Genetic diversity in tef (Eragrostis tef (Zucc) Trotter) for osmotic adjustment, root traits, and amplified fragment length polymorphism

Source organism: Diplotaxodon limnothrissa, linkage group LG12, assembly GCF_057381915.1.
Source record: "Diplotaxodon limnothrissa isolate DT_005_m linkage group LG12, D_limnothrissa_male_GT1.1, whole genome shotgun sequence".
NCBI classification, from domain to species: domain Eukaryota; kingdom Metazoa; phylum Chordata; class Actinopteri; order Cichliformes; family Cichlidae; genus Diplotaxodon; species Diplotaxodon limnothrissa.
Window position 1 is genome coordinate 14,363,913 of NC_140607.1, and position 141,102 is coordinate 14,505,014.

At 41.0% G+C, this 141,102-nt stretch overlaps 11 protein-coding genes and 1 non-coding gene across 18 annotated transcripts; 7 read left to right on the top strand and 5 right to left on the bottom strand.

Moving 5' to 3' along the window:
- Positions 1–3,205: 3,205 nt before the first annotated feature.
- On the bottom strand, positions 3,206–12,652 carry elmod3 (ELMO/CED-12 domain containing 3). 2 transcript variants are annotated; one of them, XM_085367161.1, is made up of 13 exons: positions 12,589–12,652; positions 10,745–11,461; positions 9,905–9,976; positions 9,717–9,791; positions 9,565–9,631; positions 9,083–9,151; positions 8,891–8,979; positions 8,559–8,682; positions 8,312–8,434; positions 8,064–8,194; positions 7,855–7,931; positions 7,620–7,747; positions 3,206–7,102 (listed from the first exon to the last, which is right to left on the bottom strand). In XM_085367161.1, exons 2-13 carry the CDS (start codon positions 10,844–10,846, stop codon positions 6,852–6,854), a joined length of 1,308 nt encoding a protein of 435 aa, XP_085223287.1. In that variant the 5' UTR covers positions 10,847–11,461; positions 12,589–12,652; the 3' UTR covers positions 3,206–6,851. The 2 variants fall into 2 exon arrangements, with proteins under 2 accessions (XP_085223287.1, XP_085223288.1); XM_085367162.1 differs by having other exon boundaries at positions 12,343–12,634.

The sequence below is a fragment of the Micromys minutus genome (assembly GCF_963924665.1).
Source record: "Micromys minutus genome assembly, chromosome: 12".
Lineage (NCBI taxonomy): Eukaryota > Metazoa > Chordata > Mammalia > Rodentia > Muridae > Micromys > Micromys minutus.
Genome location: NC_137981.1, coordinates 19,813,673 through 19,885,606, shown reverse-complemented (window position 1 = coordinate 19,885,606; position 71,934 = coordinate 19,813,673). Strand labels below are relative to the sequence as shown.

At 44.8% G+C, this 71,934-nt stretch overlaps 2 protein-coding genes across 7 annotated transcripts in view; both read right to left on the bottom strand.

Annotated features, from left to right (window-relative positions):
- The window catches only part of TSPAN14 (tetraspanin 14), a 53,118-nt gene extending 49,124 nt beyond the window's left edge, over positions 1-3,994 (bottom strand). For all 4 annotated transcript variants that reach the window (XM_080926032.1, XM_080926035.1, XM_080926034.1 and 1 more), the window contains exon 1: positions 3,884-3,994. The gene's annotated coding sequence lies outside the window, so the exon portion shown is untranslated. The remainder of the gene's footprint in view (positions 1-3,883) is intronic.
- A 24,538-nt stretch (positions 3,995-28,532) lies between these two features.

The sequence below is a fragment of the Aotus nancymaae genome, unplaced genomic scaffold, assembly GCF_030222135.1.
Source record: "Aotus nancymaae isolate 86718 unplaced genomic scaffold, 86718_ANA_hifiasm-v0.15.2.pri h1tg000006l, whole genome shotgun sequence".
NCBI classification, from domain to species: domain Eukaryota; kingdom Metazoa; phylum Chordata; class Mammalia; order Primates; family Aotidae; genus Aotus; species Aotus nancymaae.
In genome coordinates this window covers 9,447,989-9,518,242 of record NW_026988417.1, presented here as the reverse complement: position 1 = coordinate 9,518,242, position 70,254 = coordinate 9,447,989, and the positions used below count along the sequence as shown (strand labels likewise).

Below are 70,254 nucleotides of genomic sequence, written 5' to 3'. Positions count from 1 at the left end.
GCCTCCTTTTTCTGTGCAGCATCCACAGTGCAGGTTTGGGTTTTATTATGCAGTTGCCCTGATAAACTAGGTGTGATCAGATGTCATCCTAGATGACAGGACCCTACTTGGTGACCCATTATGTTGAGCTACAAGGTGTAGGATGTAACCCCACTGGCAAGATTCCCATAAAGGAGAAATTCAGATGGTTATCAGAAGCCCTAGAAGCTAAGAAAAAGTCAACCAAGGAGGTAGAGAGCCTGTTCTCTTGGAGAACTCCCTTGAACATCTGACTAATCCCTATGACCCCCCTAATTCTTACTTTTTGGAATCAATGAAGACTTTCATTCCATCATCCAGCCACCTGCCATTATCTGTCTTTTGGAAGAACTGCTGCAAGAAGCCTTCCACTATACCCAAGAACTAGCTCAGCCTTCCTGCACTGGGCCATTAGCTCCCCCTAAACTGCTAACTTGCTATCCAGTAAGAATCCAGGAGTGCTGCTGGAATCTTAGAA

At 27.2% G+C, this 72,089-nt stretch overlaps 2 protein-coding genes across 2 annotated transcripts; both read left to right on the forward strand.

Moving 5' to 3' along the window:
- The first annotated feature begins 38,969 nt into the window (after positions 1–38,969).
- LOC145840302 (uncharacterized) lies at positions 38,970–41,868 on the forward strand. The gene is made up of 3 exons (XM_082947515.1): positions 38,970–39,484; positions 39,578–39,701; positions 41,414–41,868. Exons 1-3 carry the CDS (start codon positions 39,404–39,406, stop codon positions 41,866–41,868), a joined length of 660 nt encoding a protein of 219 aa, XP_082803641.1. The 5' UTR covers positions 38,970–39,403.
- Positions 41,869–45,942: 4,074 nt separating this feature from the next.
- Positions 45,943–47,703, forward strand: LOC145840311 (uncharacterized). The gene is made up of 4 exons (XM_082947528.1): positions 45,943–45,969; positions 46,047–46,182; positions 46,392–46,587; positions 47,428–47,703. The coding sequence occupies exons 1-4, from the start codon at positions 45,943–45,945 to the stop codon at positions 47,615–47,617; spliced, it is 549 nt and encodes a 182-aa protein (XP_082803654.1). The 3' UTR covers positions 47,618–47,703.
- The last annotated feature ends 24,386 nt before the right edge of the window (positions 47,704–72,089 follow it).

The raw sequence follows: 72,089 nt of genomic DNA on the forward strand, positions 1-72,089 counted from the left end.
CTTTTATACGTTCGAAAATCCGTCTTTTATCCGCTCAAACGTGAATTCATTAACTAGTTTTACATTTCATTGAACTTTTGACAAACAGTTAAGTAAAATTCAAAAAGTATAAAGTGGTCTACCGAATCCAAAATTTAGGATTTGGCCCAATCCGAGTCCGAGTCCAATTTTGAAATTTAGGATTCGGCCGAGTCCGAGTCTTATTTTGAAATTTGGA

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Tef is one of the most important cereal crops in Ethiopia. However, it suffers from several production constraints. Drought is one of the major problems in tef cultivation. Yield loss due to drought in tef may reach 40%. Physiological and morphological screening criteria coupled with recombinant DNA technology (e.g., DNA marker-assisted selection) would improve the efficiency of tef breeding for drought resistance. This greenhouse and laboratory study was, therefore, conducted (1) to screen tef germplasm materials for key drought resistance traits (osmotic adjustment and root depth) with an objective of identifying contrasting lines for these characters, (2) to assess the impact of osmotic adjustment and root depth on productivity of tef using contrasting lines that were obtained in the context of the first objective and (3) to assess the diversity of germplasm lines in tef and its wild relatives using amplified fragment length polymorphism marker. Prior to screening genotypes for osmotic adjustment (OA), six methods of measuring OA were compared using six cultivars of tef in two experiments. In the first method (method 1), OA was derived from a linear regression of leaf relative water content (RWC) on leaf osmotic potential (OP), both of which were collected during the stress period. In the second method (method 2), OA was calculated as the difference in OP at full turgor of stress and unstressed control plants. Osmotic potential at full turgor was calculated from a point measurement of OP and relative water content at a given level of plant water deficit, with or without correction for tissue apoplastic water. The third method estimated OA as a difference in OP value between stressed plants rehydrated to full turgor and unstressed control plants. In the fourth method (method 4), estimates of OP at a given RWC using a simple linear regression line developed in method 1 was taken as an indicator of OA. Estimates of RWC at a given OP using the regression line was the fifth method (method 5) of OA measurement. In the six method (method 6), the slope of the regression line was a measure of OA. Method 2 and 3 were found to be easier and faster, and hence more suitable for a large-scale genotype screening experiment. We used method 3 in our subsequent genotype screening experiment for OA. Screening of genotypes of Because of such G X E interaction, it was not possible to get sufficient number of contrasting genotypes with stable performance for evaluation of the impact of root depth and OA on productivity. The association among OA, root depth and altitude was also investigated and discussed.